While trotting maestro Paul Nairn is confident of a bold showing from One Over Da Moon on Sunday at Motukarara, he is not prepared to declare last season’s two-year-old Jewels champion a winner.
“I don’t think he will be able to make his own luck and win on Sunday but with the right run he is definitely capable of doing so,” said Nairn. “He is as fit as I can have him without having a trial under his belt, but in saying that he will definitely improve off the run.”
Nairn said that while the grass track is a slight concern for the three-year-old son of Majestic Son and champion mare One Over Kenny, he thinks he will handle it okay.
“He has done a bit of work down the roadside, which is pretty similar to racing on a grass track,” explained Nairn.
Nairn also expects his rising star to cope with the standing start.
“He is generally a very quick beginner at home, so I am hoping he will translate that to race day,” said Nairn.
One Over Da Moon, who won five of his eleven starts as a two-year-old, is likely to race again at Addington on January 31st, before honing in on his first main target – the $25,000 Hambletonian at Ashburton on February 8th.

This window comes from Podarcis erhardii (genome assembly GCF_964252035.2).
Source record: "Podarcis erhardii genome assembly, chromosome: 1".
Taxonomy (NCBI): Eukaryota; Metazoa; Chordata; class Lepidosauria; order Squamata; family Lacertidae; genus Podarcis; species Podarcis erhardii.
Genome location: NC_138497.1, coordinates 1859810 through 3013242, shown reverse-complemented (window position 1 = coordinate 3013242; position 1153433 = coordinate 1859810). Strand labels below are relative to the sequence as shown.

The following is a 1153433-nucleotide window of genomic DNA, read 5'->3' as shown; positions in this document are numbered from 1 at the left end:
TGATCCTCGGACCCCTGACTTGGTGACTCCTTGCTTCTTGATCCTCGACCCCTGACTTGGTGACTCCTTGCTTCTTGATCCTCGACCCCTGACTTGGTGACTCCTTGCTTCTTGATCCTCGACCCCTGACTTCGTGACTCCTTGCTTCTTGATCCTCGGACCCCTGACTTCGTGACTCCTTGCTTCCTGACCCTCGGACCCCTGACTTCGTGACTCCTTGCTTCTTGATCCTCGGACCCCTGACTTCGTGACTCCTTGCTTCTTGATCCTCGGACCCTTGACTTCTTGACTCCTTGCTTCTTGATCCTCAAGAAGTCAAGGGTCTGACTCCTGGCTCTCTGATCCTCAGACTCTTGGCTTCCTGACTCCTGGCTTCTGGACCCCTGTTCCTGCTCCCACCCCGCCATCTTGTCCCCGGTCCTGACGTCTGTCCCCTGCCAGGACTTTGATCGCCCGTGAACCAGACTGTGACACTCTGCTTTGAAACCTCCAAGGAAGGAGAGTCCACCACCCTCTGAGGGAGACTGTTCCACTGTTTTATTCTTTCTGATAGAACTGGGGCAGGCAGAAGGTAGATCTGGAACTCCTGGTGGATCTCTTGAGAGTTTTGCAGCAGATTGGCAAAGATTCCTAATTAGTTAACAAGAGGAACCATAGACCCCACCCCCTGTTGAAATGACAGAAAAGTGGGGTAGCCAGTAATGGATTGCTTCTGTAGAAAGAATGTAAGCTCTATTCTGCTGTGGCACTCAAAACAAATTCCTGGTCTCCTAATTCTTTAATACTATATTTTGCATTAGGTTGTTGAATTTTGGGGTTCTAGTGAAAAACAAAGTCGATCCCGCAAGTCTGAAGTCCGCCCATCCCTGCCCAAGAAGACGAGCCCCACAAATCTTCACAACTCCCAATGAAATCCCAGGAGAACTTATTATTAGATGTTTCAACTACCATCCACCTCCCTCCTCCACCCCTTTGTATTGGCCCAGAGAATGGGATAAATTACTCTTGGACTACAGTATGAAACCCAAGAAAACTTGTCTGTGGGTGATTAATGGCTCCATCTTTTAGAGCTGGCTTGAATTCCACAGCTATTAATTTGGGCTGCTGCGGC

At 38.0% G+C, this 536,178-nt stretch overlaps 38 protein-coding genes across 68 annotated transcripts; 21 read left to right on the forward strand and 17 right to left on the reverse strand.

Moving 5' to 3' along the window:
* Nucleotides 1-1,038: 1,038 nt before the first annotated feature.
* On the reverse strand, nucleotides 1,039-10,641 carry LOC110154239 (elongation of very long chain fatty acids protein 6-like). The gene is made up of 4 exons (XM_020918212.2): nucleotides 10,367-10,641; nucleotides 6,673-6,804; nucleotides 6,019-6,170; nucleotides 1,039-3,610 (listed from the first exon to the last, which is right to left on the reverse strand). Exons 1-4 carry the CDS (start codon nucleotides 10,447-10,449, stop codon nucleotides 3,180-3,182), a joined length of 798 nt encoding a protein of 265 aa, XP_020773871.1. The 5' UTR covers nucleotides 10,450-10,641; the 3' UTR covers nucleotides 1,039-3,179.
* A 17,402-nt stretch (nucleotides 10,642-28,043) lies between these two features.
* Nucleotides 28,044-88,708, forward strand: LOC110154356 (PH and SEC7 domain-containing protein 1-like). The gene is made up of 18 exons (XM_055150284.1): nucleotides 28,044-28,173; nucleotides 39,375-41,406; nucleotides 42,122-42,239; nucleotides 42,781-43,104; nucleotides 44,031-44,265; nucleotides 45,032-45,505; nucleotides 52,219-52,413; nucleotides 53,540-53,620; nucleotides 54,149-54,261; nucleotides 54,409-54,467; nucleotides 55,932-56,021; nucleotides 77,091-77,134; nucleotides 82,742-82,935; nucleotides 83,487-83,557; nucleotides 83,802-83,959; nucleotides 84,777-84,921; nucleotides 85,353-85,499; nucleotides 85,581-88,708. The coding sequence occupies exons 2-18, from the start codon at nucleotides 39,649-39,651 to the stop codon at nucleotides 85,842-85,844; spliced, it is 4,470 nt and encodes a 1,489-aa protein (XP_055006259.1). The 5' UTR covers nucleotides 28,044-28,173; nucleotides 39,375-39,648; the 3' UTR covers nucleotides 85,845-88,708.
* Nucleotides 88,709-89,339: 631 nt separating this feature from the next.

“I want to give him a couple of standing starts before the Hambletonian, as last time in he got quite fiery behind the mobile.
While Nairn thinks One Over Da Moon is a good chance from his 20 metre back mark on Sunday, he is vulnerable, which opens things up for up and coming trotter Spell.
“She is a very nice wee trotter with a lot of ability,” said co-trainer Peter Jones.
“She was extremely tied up at Nelson last start, which makes her run for second even more impressive. She seems better now, so I expect her to be very hard to beat from her front mark.”
Meanwhile, Nairn confirmed that champion trotter Stig is back in work after a two week let-up.
“We have nothing set in concrete for him at the moment, we will just see how he is feeling,” said Nairn.
“He is unlikely to head to Australia for the Great Southern Star, but we may give him a crack at going back-to-back in the Rowe Cup,” Nairn concluded.
By Mitchell Robertson